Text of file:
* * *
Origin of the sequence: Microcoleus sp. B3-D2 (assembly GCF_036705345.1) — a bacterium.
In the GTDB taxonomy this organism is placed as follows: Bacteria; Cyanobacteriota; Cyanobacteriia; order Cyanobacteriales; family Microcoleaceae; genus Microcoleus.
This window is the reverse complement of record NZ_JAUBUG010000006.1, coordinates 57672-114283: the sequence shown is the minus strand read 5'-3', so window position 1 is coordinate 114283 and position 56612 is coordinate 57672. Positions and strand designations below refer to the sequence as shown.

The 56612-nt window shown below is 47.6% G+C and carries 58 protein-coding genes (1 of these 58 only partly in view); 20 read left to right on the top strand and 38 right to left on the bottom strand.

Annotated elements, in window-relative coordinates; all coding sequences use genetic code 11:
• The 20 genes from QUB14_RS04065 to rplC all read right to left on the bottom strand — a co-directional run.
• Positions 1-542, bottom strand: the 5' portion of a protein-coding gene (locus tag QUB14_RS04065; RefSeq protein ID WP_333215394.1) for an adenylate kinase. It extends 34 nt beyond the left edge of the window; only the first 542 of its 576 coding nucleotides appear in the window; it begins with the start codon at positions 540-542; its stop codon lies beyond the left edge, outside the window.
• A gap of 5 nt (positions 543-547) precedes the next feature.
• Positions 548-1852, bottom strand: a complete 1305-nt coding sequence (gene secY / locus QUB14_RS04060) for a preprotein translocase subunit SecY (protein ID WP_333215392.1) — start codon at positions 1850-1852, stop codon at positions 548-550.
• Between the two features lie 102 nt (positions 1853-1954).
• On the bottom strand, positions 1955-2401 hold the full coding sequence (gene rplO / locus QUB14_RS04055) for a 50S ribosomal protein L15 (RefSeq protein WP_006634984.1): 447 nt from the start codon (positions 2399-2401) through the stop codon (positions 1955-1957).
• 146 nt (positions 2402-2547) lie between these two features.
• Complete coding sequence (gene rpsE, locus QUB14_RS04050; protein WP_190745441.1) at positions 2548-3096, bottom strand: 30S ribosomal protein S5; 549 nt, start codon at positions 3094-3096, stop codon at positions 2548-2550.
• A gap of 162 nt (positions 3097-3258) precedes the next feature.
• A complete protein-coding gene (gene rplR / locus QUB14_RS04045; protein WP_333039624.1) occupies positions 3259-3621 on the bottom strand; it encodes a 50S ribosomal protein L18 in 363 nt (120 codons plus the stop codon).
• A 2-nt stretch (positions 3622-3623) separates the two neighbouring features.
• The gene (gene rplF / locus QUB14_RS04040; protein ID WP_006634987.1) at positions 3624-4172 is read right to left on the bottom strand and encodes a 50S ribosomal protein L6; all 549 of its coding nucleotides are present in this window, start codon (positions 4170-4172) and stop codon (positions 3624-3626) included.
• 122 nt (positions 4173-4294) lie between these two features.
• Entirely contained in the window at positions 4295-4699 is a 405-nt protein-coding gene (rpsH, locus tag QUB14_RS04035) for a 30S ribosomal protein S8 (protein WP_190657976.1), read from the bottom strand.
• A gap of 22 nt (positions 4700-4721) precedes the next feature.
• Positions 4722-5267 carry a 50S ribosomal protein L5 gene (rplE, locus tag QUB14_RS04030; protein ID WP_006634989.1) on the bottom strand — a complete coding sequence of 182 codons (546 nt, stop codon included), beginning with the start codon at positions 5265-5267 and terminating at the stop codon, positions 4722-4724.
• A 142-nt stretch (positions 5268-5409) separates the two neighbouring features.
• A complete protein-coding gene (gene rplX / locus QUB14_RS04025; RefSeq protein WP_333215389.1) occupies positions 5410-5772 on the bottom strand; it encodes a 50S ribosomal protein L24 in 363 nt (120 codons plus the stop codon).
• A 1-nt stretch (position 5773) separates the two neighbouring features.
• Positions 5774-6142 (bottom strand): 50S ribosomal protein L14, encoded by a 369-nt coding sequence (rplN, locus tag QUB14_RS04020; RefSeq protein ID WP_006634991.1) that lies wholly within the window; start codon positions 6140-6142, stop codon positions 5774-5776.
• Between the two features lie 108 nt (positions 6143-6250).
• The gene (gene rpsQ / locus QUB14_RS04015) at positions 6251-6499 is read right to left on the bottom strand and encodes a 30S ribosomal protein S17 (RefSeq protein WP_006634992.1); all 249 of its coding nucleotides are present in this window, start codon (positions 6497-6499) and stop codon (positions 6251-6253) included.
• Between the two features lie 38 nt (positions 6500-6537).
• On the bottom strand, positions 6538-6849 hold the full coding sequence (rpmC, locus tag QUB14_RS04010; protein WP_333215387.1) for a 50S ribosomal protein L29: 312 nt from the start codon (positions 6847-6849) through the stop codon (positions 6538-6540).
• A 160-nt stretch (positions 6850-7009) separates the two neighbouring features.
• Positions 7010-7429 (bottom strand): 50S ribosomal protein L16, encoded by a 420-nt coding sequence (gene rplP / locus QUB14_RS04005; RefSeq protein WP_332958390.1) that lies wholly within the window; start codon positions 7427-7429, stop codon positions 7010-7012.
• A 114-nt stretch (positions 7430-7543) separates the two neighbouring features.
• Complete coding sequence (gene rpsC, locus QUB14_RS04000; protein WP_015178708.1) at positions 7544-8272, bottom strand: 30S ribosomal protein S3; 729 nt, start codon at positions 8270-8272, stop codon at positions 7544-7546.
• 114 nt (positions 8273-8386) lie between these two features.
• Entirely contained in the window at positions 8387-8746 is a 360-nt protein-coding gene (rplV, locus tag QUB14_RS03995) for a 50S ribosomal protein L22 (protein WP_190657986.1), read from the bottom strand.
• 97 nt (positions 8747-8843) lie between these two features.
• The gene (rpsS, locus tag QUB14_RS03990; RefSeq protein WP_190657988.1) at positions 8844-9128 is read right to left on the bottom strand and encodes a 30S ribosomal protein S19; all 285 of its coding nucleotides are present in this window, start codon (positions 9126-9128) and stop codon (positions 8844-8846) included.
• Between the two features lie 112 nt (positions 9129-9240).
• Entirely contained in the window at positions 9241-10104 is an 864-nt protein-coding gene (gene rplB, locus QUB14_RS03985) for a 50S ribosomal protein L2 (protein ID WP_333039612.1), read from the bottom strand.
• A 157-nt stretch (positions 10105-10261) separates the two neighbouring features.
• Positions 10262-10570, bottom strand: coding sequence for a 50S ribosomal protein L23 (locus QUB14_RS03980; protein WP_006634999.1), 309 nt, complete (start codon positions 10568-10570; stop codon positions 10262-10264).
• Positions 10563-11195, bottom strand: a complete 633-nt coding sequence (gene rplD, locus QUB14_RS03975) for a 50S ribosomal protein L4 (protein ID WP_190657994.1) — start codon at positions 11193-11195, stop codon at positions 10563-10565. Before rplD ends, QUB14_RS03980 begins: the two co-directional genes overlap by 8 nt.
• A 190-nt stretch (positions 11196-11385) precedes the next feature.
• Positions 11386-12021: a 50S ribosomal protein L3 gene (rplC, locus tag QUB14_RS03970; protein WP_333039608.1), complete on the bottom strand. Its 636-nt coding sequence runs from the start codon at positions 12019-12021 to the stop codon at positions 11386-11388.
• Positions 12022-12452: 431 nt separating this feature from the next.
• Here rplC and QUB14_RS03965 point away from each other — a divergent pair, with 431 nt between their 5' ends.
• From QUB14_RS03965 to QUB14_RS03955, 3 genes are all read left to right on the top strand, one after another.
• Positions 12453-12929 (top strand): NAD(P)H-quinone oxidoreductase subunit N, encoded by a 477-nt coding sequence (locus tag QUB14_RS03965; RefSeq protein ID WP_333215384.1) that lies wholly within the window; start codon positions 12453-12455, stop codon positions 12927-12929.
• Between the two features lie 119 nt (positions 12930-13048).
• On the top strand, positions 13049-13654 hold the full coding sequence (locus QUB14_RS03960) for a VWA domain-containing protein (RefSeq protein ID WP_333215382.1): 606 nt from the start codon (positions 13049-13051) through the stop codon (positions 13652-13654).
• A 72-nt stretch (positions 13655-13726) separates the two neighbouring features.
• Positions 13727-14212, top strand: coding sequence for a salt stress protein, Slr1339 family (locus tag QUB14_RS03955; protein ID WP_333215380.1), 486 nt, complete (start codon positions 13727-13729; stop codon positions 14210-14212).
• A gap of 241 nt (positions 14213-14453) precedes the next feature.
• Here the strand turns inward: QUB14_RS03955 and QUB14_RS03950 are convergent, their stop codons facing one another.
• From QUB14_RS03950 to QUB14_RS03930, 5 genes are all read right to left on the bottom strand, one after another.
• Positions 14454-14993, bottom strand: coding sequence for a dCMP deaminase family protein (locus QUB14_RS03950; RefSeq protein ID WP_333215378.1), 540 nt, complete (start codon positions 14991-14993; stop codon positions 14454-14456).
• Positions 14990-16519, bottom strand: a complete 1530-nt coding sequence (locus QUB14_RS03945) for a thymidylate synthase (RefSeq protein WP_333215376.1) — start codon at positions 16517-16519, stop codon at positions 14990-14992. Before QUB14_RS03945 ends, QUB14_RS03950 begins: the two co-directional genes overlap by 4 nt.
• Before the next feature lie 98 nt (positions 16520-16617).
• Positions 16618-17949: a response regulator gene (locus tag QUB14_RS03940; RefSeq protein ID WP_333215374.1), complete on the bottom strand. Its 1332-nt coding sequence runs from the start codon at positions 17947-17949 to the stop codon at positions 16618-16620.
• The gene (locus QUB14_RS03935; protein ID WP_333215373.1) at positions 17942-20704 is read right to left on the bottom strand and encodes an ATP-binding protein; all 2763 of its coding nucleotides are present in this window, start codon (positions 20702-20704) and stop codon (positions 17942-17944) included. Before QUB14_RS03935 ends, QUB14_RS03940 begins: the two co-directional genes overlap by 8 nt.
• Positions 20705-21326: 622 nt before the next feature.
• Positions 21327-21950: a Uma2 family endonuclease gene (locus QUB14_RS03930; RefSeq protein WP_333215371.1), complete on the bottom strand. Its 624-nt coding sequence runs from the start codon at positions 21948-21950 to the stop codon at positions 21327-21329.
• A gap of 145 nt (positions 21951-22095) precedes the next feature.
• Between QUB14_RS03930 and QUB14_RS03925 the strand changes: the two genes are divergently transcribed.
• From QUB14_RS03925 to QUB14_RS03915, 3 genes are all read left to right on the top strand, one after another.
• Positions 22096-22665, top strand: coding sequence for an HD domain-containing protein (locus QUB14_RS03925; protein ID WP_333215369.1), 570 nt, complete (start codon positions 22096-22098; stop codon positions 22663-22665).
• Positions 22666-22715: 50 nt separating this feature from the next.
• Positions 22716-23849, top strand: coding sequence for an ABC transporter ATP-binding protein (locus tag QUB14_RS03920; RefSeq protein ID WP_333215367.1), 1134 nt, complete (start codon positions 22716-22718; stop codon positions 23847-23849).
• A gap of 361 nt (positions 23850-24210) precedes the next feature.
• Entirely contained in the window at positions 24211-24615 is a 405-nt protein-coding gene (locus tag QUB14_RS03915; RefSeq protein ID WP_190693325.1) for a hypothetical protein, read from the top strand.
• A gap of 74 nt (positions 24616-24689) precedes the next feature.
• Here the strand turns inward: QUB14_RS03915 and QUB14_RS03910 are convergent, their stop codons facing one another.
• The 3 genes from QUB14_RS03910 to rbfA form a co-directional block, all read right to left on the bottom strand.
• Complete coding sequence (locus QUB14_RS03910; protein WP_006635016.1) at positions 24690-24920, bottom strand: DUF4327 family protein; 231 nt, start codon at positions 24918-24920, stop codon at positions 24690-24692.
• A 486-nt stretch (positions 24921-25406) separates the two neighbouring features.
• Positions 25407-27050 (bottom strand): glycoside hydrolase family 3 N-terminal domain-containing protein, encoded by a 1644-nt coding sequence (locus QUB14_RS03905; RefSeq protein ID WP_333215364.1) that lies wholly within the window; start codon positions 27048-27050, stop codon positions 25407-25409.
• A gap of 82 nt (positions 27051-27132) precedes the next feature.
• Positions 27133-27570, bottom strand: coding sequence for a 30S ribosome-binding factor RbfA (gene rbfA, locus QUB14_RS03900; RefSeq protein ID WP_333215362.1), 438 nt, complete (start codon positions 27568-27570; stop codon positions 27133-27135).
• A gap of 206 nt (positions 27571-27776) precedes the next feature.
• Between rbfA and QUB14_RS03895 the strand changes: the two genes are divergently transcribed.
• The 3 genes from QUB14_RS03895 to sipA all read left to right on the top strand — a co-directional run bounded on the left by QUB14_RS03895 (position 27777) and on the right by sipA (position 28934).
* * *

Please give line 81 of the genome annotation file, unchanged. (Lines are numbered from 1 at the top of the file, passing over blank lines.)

• The 3 genes from QUB14_RS03895 to sipA all read left to right on the top strand — a co-directional run bounded on the left by QUB14_RS03895 (position 27777) and on the right by sipA (position 28934).